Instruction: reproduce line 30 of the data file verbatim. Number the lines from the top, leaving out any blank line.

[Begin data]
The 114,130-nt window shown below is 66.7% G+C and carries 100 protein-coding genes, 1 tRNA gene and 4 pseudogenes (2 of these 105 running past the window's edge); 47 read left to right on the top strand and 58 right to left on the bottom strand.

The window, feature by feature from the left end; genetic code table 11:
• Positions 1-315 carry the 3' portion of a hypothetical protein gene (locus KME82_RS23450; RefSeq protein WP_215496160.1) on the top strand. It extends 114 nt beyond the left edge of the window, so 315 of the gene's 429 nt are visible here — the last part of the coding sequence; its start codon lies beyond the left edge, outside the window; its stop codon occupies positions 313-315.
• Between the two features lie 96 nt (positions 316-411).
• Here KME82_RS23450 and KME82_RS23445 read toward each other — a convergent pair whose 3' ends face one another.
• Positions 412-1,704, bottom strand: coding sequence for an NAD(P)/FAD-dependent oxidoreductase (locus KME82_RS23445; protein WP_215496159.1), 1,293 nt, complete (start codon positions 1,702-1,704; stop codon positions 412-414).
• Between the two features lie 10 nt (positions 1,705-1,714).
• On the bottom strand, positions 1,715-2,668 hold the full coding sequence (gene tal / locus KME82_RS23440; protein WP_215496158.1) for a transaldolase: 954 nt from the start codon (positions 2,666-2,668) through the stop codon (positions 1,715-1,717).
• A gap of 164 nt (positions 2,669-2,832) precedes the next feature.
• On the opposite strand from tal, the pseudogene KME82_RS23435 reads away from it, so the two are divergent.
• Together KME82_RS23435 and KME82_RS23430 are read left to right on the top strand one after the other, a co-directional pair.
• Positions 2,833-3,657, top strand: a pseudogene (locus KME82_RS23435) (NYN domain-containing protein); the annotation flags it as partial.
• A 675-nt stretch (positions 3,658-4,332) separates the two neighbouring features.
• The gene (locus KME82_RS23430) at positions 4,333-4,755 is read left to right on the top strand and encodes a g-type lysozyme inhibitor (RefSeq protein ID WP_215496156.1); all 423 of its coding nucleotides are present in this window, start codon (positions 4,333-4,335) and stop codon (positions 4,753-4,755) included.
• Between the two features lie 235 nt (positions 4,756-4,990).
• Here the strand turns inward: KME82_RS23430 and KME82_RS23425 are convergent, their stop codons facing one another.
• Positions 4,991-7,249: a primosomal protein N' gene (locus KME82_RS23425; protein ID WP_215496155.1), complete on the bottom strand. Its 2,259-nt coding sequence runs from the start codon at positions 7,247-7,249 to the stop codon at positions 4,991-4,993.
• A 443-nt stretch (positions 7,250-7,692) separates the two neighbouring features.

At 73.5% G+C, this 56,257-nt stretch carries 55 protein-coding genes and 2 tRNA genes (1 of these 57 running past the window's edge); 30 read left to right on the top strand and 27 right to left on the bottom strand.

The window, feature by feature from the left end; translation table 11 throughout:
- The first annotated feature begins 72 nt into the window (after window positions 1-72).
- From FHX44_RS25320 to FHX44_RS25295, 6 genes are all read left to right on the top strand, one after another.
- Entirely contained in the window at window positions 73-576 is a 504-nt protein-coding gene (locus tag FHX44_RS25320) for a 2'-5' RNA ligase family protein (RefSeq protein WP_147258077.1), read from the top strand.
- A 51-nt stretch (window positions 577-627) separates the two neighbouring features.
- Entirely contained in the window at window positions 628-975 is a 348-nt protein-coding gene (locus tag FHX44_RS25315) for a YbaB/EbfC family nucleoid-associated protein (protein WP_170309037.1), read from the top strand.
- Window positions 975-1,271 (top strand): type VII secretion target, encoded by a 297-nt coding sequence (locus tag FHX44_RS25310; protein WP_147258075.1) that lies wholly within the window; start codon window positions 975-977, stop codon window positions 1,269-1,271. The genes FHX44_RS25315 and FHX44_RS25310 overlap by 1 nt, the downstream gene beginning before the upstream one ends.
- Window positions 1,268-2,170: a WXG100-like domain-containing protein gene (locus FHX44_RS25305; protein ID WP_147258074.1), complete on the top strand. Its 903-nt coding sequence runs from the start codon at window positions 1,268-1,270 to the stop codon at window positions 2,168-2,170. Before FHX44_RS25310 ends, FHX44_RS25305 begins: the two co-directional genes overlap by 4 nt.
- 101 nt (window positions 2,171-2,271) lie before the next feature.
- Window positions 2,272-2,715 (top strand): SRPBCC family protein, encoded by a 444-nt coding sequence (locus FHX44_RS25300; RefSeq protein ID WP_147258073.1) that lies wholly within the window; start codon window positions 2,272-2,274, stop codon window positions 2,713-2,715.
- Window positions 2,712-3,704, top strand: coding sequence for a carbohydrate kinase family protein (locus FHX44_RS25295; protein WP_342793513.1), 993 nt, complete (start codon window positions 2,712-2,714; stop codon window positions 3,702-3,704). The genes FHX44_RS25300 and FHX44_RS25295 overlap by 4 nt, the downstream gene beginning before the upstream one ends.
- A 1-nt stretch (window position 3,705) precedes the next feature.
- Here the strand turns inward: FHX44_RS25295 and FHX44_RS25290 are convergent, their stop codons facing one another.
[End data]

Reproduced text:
- Window positions 2,712-3,704, top strand: coding sequence for a carbohydrate kinase family protein (locus FHX44_RS25295; protein WP_342793513.1), 993 nt, complete (start codon window positions 2,712-2,714; stop codon window positions 3,702-3,704). The genes FHX44_RS25300 and FHX44_RS25295 overlap by 4 nt, the downstream gene beginning before the upstream one ends.